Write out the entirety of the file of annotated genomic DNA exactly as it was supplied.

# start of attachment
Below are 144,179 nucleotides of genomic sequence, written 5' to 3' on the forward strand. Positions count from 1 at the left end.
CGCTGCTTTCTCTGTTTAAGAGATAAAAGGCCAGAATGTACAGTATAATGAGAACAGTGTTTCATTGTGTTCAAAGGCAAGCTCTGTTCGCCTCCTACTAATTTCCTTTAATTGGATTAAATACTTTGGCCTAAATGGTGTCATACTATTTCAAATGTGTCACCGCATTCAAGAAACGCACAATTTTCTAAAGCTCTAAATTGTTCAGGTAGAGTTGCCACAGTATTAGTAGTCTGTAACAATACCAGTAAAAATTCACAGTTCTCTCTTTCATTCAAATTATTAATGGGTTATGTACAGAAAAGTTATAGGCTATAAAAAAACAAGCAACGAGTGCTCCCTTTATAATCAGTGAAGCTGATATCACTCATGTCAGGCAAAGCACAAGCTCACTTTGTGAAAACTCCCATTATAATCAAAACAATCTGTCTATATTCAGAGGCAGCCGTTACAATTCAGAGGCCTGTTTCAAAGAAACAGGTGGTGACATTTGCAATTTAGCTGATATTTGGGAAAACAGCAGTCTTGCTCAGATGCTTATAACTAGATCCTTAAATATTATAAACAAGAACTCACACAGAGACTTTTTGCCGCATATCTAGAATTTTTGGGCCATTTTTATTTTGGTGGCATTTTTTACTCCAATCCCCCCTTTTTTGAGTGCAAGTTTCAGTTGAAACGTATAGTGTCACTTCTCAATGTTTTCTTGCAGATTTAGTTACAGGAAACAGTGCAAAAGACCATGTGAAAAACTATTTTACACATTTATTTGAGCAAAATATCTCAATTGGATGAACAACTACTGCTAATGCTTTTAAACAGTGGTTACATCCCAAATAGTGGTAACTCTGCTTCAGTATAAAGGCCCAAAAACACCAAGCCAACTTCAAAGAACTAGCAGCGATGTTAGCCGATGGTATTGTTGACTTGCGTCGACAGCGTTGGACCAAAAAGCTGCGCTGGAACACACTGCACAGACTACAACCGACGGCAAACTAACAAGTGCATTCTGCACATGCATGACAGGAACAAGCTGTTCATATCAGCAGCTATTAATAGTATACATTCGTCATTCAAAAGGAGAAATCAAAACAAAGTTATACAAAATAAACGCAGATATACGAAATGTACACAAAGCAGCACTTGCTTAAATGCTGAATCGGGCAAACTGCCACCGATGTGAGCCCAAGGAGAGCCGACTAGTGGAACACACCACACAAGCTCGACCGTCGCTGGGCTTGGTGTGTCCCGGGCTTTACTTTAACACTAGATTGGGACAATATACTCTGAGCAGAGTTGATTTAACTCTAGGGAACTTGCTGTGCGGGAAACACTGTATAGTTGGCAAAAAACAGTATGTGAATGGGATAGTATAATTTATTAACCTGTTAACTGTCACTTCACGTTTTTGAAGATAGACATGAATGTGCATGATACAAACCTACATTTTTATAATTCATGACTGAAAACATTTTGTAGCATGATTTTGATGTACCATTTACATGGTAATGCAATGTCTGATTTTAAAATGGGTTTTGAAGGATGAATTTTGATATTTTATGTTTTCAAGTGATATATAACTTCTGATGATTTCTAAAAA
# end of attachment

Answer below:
Below are 144,179 nucleotides of genomic sequence, written 5' to 3' on the forward strand. Positions count from 1 at the left end.
CGCTGCTTTCTCTGTTTAAGAGATAAAAGGCCAGAATGTACAGTATAATGAGAACAGTGTTTCATTGTGTTCAAAGGCAAGCTCTGTTCGCCTCCTACTAATTTCCTTTAATTGGATTAAATACTTTGGCCTAAATGGTGTCATACTATTTCAAATGTGTCACCGCATTCAAGAAACGCACAATTTTCTAAAGCTCTAAATTGTTCAGGTAGAGTTGCCACAGTATTAGTAGTCTGTAACAATACCAGTAAAAATTCACAGTTCTCTCTTTCATTCAAATTATTAATGGGTTATGTACAGAAAAGTTATAGGCTATAAAAAAACAAGCAACGAGTGCTCCCTTTATAATCAGTGAAGCTGATATCACTCATGTCAGGCAAAGCACAAGCTCACTTTGTGAAAACTCCCATTATAATCAAAACAATCTGTCTATATTCAGAGGCAGCCGTTACAATTCAGAGGCCTGTTTCAAAGAAACAGGTGGTGACATTTGCAATTTAGCTGATATTTGGGAAAACAGCAGTCTTGCTCAGATGCTTATAACTAGATCCTTAAATATTATAAACAAGAACTCACACAGAGACTTTTTGCCGCATATCTAGAATTTTTGGGCCATTTTTATTTTGGTGGCATTTTTTACTCCAATCCCCCCTTTTTTGAGTGCAAGTTTCAGTTGAAACGTATAGTGTCACTTCTCAATGTTTTCTTGCAGATTTAGTTACAGGAAACAGTGCAAAAGACCATGTGAAAAACTATTTTACACATTTATTTGAGCAAAATATCTCAATTGGATGAACAACTACTGCTAATGCTTTTAAACAGTGGTTACATCCCAAATAGTGGTAACTCTGCTTCAGTATAAAGGCCCAAAAACACCAAGCCAACTTCAAAGAACTAGCAGCGATGTTAGCCGATGGTATTGTTGACTTGCGTCGACAGCGTTGGACCAAAAAGCTGCGCTGGAACACACTGCACAGACTACAACCGACGGCAAACTAACAAGTGCATTCTGCACATGCATGACAGGAACAAGCTGTTCATATCAGCAGCTATTAATAGTATACATTCGTCATTCAAAAGGAGAAATCAAAACAAAGTTATACAAAATAAACGCAGATATACGAAATGTACACAAAGCAGCACTTGCTTAAATGCTGAATCGGGCAAACTGCCACCGATGTGAGCCCAAGGAGAGCCGACTAGTGGAACACACCACACAAGCTCGACCGTCGCTGGGCTTGGTGTGTCCCGGGCTTTACTTTAACACTAGATTGGGACAATATACTCTGAGCAGAGTTGATTTAACTCTAGGGAACTTGCTGTGCGGGAAACACTGTATAGTTGGCAAAAAACAGTATGTGAATGGGATAGTATAATTTATTAACCTGTTAACTGTCACTTCACGTTTTTGAAGATAGACATGAATGTGCATGATACAAACCTACATTTTTATAATTCATGACTGAAAACATTTTGTAGCATGATTTTGATGTACCATTTACATGGTAATGCAATGTCTGATTTTAAAATGGGTTTTGAAGGATGAATTTTGATATTTTATGTTTTCAAGTGATATATAACTTCTGATGATTTCTAAAAA